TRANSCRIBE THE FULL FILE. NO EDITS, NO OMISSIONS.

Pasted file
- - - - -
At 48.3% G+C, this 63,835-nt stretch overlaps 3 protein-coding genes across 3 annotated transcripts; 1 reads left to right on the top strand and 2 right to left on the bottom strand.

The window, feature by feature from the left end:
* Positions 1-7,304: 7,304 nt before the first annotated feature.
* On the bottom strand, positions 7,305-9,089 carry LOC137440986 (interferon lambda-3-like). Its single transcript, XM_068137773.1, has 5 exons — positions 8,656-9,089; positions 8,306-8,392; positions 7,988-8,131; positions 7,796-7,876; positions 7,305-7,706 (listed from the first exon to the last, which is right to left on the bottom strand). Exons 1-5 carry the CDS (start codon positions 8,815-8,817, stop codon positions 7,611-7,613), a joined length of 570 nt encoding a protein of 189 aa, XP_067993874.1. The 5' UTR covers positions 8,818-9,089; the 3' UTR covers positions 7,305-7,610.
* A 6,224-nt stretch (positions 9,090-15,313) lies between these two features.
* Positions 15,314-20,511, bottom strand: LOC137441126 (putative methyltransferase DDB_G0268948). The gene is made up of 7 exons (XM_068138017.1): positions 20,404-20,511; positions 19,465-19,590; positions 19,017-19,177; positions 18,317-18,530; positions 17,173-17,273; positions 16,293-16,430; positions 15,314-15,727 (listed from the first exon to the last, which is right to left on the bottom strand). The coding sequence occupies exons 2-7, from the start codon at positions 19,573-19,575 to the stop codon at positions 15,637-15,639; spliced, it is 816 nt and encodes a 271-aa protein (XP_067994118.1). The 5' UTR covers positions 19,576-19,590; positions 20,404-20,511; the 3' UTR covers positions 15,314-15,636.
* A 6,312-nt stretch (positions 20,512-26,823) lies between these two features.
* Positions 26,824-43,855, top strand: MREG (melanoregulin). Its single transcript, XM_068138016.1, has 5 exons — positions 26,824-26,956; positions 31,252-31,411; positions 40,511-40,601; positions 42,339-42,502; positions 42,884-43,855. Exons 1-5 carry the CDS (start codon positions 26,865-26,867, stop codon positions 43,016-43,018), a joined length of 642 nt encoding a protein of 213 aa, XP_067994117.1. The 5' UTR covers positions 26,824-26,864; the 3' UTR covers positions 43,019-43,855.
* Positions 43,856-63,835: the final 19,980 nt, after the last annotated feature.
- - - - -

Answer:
At 48.3% G+C, this 63,835-nt stretch overlaps 3 protein-coding genes across 3 annotated transcripts; 1 reads left to right on the top strand and 2 right to left on the bottom strand.

The window, feature by feature from the left end:
* Positions 1-7,304: 7,304 nt before the first annotated feature.
* On the bottom strand, positions 7,305-9,089 carry LOC137440986 (interferon lambda-3-like). Its single transcript, XM_068137773.1, has 5 exons — positions 8,656-9,089; positions 8,306-8,392; positions 7,988-8,131; positions 7,796-7,876; positions 7,305-7,706 (listed from the first exon to the last, which is right to left on the bottom strand). Exons 1-5 carry the CDS (start codon positions 8,815-8,817, stop codon positions 7,611-7,613), a joined length of 570 nt encoding a protein of 189 aa, XP_067993874.1. The 5' UTR covers positions 8,818-9,089; the 3' UTR covers positions 7,305-7,610.
* A 6,224-nt stretch (positions 9,090-15,313) lies between these two features.
* Positions 15,314-20,511, bottom strand: LOC137441126 (putative methyltransferase DDB_G0268948). The gene is made up of 7 exons (XM_068138017.1): positions 20,404-20,511; positions 19,465-19,590; positions 19,017-19,177; positions 18,317-18,530; positions 17,173-17,273; positions 16,293-16,430; positions 15,314-15,727 (listed from the first exon to the last, which is right to left on the bottom strand). The coding sequence occupies exons 2-7, from the start codon at positions 19,573-19,575 to the stop codon at positions 15,637-15,639; spliced, it is 816 nt and encodes a 271-aa protein (XP_067994118.1). The 5' UTR covers positions 19,576-19,590; positions 20,404-20,511; the 3' UTR covers positions 15,314-15,636.
* A 6,312-nt stretch (positions 20,512-26,823) lies between these two features.
* Positions 26,824-43,855, top strand: MREG (melanoregulin). Its single transcript, XM_068138016.1, has 5 exons — positions 26,824-26,956; positions 31,252-31,411; positions 40,511-40,601; positions 42,339-42,502; positions 42,884-43,855. Exons 1-5 carry the CDS (start codon positions 26,865-26,867, stop codon positions 43,016-43,018), a joined length of 642 nt encoding a protein of 213 aa, XP_067994117.1. The 5' UTR covers positions 26,824-26,864; the 3' UTR covers positions 43,019-43,855.
* Positions 43,856-63,835: the final 19,980 nt, after the last annotated feature.